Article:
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School is in

What should future leaders really be taught? When it comes to the political kind, Ashley Robinson has a few ideas.

I was reading some news recently and came across an interesting story. Questions are being raised about why a foundation which appears to have no staff or office has had $18 million set aside for it by the federal government.

It read: “Australian Future Leaders Program is set to receive $18 million over five years and an extra $4 million a year after that. The Prime Minister’s department says the organisation has no office or staff it knows of. However, the department insists it had followed due diligence in awarding the funding.”

So what I could make of it was that it will bring young people from all walks of life to mentor them and hopefully find our next corporate, government and political leaders, which in my view would be a massive challenge, particularly the politician part. Corporate  shouldn’t be too hard – there are plenty of talented young folk around. Government shouldn’t be too hard – they just have to get them in a room and teach them how to say no to everything or at least respond with more information to the masses and hopefully they will get sick of asking? So there should be plenty of cash left out of $18 million for the last category – politicians?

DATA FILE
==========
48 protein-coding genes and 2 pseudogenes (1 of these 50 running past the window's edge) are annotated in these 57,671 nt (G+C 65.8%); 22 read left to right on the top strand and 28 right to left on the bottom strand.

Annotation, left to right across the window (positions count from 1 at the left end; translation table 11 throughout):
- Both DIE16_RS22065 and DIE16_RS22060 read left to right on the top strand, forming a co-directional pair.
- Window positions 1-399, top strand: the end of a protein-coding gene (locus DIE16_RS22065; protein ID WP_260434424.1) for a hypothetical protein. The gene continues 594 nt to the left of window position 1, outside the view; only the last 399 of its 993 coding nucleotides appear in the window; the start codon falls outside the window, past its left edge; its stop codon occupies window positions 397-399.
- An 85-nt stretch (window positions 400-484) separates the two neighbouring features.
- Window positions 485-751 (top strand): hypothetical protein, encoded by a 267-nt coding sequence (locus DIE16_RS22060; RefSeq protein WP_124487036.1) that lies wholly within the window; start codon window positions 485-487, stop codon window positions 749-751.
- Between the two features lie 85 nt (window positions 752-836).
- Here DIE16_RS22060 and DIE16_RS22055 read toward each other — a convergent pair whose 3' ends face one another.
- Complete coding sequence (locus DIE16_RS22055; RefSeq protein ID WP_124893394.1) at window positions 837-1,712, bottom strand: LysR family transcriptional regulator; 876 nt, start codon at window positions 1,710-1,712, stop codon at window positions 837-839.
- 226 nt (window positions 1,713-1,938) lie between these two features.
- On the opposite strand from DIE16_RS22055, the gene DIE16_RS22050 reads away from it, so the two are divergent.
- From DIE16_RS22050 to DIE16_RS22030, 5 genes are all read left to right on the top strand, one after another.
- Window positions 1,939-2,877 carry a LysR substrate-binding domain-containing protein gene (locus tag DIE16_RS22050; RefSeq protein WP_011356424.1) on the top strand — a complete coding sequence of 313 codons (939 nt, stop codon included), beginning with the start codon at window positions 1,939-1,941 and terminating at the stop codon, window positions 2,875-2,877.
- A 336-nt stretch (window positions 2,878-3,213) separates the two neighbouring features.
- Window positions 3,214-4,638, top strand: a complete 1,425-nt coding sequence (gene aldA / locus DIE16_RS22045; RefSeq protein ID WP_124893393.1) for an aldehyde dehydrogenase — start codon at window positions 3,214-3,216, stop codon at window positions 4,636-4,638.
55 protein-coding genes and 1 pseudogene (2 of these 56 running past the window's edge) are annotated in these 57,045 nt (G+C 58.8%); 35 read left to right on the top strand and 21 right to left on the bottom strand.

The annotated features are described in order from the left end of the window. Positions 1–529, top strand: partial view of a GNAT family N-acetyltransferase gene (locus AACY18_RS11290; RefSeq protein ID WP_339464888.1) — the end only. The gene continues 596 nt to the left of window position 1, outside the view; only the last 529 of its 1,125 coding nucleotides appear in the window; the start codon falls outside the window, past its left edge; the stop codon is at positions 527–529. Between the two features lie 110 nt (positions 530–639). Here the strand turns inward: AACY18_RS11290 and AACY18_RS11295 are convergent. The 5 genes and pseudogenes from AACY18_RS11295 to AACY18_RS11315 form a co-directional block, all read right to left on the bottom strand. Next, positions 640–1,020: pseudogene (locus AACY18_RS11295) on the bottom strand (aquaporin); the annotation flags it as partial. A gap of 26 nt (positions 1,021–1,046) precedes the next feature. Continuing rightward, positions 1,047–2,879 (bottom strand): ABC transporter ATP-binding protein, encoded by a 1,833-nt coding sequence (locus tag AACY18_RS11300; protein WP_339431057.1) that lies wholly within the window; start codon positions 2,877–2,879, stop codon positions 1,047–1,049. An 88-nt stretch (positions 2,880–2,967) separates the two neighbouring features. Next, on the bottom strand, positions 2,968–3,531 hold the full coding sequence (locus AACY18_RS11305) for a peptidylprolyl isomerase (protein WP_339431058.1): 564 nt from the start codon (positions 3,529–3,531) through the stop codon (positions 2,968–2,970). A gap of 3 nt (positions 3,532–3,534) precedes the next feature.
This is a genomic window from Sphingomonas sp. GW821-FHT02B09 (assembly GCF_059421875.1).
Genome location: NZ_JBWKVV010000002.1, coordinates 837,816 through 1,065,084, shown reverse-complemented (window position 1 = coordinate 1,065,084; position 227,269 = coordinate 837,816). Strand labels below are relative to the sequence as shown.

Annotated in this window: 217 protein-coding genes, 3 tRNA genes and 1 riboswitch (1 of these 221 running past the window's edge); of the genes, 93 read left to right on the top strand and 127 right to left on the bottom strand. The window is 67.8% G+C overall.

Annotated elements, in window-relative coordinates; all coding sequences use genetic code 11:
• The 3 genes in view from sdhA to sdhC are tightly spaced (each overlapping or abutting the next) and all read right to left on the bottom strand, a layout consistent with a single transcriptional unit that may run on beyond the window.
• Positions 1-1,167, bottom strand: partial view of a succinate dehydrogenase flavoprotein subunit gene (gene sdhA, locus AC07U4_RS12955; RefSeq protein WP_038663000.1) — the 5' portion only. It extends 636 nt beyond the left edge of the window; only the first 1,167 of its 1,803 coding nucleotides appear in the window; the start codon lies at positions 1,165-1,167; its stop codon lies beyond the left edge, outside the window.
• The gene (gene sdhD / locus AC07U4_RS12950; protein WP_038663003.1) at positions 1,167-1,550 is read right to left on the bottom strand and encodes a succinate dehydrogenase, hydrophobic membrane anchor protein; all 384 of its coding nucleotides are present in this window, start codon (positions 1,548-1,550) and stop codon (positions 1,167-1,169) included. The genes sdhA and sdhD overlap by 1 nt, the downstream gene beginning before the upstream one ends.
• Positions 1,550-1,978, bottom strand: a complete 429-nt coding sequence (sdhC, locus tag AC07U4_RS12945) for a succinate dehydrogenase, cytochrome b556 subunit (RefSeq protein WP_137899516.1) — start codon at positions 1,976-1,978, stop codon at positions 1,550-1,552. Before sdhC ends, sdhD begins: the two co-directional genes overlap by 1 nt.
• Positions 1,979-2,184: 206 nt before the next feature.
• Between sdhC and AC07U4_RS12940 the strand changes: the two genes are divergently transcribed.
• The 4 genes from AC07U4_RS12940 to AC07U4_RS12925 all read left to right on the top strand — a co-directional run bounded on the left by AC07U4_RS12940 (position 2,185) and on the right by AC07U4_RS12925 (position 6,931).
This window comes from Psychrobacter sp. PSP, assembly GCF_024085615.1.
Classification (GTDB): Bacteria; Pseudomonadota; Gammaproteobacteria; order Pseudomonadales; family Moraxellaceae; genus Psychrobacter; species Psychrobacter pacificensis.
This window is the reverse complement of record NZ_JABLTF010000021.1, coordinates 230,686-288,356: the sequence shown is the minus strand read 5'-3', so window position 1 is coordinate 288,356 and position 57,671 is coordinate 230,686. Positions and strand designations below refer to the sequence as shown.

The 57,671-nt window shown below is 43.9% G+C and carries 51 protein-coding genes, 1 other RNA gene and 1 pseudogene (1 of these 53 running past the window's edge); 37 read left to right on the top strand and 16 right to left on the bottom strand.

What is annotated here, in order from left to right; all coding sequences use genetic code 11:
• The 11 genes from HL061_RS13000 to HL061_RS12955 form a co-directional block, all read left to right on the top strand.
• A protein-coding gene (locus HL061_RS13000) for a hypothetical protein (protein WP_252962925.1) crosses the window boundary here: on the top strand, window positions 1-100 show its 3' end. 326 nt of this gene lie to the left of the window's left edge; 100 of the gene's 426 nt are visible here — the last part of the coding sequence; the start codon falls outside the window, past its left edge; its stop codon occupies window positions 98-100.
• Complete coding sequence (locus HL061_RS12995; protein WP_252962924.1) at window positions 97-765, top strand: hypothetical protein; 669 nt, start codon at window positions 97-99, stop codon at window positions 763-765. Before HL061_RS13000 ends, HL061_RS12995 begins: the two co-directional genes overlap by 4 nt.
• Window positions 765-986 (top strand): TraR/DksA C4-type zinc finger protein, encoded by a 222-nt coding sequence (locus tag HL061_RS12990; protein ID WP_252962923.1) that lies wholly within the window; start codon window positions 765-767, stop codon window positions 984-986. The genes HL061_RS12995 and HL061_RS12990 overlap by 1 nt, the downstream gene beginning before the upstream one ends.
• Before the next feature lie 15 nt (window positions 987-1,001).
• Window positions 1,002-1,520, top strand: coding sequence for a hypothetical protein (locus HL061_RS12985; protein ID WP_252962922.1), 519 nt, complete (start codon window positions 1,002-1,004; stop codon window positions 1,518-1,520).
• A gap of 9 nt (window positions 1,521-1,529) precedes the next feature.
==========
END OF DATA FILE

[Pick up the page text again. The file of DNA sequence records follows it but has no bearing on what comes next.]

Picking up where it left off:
What a challenge for the Australian Future Leaders Program to turn some young folk into functioning politicians who we would generally be happy with. Imagine that classroom – first lesson should be to tell the truth and make your decisions for the good of the country not with a view to get re-elected.

Next lesson: don’t continually try to tell us via media statements, advertising and mail-outs what a good job they do. Show us with actions. Followed by occasionally agree with the opposition when they have a good idea, instead of arguing against it then changing its name and making it your idea. Photo opportunities should turn into rolling up sleeves and actually doing something would be the next lesson.

These are just a few of the lessons I would like to see. I am sure you will have some of your own and sadly they will need more than $18 million to break the cycle of what we have become politically, so I am sort of hoping it was an April Fool’s joke because we are continually being treated like fools.

mm

Ashley Robinson is the manager of Alex Surf Club and the chairman of the Sunshine Coast Falcons.

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